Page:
Directly after the rapturous experience of “Magnolia” I happened to catch Lars von Trier’s decidedly unconventional and wincingly hard to watch film, “Antichrist”.  This film is mesmerizing in the way that I imagine watching a heart transplant would be riveting.  Its ugly, messy and grim, and those very attributes are both the film’s negative and positive aspects.  “Antichrist” reminded me of one of my favorite Thelonious Monk tunes, “Ugly Beauty”.  The film is chock full of beautiful ugliness.  The way it was shot and the shifting from color to B&W, from hand held shots to steady cam and crane shots is terrific, but the story is just brutal.  And frankly, I’ve had enough of Willem Dafoe’s thrusting, naked buttocks to last me a lifetime.  Dafoe is an interesting actor to watch, and he always chooses interesting movies to take up.  He reminds me a lot of Johnny Depp before he became a pirate – always choosing challenging films.  And “Antichrist” is nothing if not challenging.  I’m putting Lars von Trier on my Watch List of directors.  For all of it’s difficulty I actually found myself liking the film, but I can’t recommend it and I won’t be watching it again for a long time.  The most shocking thing about “Antichrist” was that the lead actress, the fantastic Charlotte Gainsbourg, was willing to be shot in the most unflattering positions and light as possible along with being directed to do things like pretend she is mutilating her vagina with a pair of scissors.  Yeah, you read right.  And that is only one of many challenges this film presents, so if genital mutilation doesn’t put you off, then you’ll likely be able to handle the other plot/shock devices von Trier includes in his story. I never knew acorns could be so threatening, but after seeing “Antichrist” I now wince every time a stray nut goes “thump!” on my roof.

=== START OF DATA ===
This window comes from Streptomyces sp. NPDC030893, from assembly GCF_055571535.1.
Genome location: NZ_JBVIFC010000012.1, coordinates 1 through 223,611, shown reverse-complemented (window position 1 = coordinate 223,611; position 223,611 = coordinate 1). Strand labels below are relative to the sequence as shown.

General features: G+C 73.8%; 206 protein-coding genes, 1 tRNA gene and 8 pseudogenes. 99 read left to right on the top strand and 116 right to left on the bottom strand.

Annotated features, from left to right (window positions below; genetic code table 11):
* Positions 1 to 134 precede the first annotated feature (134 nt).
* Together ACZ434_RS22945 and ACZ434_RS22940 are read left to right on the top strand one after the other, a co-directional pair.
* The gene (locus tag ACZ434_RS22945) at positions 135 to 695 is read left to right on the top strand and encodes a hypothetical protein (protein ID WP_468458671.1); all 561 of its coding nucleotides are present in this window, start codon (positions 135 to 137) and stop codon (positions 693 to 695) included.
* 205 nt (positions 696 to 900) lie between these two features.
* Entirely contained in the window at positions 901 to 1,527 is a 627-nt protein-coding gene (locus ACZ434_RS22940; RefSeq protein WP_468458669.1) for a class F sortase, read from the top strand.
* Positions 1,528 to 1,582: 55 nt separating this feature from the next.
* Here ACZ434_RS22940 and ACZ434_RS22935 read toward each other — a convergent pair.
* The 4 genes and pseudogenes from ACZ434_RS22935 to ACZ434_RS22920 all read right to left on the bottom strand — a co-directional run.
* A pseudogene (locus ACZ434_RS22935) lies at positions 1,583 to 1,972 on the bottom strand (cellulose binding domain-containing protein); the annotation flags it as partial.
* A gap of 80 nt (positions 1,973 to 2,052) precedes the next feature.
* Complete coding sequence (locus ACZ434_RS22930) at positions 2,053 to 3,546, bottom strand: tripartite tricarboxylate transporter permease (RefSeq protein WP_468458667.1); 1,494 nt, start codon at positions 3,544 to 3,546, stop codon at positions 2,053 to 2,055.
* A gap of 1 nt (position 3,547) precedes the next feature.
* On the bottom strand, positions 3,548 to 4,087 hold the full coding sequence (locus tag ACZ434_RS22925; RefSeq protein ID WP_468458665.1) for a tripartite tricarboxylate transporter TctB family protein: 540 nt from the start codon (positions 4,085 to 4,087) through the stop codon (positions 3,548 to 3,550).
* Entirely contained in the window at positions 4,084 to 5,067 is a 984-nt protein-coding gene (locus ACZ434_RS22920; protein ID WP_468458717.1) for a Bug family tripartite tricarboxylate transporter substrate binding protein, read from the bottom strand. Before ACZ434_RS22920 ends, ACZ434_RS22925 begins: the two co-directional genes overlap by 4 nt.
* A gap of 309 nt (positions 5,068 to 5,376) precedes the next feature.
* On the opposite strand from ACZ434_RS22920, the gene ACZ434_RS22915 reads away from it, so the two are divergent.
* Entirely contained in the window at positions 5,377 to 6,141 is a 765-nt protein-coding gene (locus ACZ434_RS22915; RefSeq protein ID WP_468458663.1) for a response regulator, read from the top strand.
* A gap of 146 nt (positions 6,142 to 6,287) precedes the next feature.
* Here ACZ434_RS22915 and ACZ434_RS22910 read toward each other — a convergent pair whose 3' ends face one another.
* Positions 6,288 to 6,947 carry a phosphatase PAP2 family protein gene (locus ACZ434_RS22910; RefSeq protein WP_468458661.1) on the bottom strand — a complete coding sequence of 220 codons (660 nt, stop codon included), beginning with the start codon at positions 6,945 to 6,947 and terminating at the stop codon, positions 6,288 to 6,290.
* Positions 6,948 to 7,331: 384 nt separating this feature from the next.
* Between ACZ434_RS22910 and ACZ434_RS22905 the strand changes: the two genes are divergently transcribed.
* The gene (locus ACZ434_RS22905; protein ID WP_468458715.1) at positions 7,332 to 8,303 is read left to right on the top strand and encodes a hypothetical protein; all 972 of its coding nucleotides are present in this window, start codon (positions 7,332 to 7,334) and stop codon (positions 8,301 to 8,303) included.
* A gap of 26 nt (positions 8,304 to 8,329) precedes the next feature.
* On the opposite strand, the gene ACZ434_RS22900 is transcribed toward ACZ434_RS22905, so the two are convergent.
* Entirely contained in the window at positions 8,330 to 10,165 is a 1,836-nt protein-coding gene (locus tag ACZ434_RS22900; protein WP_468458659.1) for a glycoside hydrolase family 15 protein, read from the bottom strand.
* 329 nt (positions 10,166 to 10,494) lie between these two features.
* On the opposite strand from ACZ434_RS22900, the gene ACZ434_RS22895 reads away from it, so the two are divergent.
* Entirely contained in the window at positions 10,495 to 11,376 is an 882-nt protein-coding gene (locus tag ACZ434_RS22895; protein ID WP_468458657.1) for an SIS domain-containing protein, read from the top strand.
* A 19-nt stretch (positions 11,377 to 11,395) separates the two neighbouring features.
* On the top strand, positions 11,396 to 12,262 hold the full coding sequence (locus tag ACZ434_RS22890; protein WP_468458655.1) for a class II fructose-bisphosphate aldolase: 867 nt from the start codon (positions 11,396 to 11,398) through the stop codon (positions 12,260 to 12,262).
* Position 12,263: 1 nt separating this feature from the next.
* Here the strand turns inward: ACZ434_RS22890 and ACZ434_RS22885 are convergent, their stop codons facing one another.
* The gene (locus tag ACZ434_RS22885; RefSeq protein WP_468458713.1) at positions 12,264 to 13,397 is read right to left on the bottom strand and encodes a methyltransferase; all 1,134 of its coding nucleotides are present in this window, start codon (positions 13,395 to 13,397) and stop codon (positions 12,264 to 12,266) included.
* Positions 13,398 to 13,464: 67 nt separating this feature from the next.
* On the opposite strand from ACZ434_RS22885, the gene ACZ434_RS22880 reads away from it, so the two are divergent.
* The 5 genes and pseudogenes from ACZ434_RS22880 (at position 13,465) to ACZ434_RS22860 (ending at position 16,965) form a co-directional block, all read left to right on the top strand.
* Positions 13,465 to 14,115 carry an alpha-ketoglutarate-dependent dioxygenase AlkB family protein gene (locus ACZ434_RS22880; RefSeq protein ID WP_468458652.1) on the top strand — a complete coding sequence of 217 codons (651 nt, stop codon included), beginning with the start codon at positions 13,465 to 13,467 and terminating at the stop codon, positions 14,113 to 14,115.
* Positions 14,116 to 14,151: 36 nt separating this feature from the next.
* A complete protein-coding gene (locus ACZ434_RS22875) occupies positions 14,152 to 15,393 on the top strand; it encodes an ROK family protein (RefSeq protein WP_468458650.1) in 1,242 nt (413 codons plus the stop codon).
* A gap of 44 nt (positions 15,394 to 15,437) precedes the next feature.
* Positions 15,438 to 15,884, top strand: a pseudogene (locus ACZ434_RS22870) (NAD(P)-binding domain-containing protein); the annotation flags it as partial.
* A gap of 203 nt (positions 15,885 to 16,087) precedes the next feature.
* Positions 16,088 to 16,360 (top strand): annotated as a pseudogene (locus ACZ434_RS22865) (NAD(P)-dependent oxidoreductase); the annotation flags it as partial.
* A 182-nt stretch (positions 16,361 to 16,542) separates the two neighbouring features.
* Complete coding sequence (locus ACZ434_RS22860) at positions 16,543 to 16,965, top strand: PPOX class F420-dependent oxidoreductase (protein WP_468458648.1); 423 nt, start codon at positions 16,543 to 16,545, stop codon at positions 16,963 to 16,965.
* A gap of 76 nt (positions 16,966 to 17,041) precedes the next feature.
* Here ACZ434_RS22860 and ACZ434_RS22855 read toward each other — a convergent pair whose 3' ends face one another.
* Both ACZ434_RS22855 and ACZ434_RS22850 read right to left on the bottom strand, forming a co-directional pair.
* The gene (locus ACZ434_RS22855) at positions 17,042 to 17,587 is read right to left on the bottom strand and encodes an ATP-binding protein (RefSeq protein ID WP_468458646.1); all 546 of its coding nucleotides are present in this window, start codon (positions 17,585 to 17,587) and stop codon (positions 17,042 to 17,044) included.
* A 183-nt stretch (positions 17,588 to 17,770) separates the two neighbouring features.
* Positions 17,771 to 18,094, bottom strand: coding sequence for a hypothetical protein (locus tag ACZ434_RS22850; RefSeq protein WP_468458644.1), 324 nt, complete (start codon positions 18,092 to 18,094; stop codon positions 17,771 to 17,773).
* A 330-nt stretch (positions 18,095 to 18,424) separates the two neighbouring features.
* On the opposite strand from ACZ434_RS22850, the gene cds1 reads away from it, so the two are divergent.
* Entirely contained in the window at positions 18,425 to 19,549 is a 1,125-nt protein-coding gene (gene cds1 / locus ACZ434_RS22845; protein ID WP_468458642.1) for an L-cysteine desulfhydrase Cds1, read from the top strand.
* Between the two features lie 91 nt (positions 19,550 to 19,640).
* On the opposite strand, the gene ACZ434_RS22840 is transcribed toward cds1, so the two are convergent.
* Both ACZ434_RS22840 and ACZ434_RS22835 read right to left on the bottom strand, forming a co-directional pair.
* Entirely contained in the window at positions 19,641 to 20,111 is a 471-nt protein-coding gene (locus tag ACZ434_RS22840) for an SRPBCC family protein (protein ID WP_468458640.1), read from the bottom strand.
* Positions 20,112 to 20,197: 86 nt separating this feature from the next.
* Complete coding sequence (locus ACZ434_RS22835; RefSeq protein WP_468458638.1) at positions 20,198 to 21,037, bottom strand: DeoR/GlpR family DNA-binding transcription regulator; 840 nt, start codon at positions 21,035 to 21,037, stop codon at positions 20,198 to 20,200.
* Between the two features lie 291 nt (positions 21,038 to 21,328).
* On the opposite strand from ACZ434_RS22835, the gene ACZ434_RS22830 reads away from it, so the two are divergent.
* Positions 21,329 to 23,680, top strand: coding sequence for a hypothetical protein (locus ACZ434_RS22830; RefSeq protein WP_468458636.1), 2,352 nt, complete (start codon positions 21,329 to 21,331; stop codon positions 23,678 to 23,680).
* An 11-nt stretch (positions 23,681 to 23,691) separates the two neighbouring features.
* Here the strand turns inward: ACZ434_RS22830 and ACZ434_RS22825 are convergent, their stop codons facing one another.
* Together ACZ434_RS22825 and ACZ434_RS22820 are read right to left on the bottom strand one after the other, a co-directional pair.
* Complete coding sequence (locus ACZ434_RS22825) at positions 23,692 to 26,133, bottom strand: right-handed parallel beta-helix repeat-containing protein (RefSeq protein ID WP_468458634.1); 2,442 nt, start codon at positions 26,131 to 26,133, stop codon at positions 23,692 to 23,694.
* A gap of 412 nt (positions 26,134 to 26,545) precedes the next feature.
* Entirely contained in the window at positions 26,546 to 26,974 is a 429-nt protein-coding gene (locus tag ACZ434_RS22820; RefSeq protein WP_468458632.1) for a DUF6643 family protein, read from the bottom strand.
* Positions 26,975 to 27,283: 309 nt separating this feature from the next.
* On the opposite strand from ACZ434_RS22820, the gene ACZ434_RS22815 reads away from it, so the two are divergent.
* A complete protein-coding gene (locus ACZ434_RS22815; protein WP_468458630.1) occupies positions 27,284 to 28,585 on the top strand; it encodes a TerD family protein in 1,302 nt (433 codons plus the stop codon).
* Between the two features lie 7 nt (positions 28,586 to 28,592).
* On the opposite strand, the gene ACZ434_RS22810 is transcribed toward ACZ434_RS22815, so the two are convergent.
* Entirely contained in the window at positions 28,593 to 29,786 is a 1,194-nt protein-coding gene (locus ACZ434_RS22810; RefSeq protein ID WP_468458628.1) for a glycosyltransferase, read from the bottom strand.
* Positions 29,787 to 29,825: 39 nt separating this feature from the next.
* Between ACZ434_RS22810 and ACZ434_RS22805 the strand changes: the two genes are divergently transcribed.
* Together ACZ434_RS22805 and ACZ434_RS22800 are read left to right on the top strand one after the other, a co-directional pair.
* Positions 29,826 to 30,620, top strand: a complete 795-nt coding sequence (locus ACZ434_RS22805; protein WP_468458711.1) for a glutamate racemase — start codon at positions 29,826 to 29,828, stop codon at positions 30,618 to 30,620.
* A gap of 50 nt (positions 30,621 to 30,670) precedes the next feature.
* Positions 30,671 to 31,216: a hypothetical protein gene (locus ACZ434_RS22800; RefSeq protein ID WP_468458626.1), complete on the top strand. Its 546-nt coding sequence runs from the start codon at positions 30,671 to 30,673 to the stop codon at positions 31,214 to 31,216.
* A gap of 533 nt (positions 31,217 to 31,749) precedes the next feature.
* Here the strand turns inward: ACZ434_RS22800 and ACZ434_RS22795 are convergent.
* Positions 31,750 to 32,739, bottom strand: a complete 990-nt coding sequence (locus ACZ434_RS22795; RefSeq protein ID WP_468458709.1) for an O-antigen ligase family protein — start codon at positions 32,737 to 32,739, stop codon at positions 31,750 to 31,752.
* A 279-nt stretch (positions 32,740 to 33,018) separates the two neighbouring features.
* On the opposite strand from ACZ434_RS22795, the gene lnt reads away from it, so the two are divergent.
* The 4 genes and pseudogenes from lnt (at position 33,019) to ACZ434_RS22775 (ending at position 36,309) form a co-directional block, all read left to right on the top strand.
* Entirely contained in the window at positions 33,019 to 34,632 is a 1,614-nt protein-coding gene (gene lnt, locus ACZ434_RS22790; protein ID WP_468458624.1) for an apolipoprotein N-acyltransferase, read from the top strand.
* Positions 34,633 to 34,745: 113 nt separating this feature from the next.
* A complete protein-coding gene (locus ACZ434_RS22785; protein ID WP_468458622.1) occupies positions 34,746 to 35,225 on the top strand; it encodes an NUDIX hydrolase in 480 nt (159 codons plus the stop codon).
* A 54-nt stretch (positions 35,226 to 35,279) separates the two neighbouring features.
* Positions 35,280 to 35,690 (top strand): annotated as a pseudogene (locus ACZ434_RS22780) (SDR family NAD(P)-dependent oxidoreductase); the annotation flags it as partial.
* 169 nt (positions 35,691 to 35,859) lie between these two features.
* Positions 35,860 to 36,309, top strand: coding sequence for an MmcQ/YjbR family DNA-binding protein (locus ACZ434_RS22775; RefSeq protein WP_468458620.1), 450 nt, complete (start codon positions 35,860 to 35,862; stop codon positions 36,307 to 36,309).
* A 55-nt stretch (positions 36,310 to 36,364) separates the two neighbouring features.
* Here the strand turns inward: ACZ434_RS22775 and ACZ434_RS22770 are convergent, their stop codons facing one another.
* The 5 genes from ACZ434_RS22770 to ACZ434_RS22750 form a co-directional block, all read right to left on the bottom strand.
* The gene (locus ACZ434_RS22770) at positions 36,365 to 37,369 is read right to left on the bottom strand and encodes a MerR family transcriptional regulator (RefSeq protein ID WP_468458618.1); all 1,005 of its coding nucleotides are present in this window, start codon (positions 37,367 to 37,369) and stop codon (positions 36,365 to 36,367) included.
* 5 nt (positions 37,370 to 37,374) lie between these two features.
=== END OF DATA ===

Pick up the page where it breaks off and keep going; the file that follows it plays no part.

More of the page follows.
( 1 comment — Leave a comment )
Jul. 18th, 2010 04:35 am (UTC)
Excellent thoughts and impressions you expressed here! Thanks for reminding me of the existence of Lars von Triers' Antichrist. It's been added to my list.
( 1 comment — Leave a comment )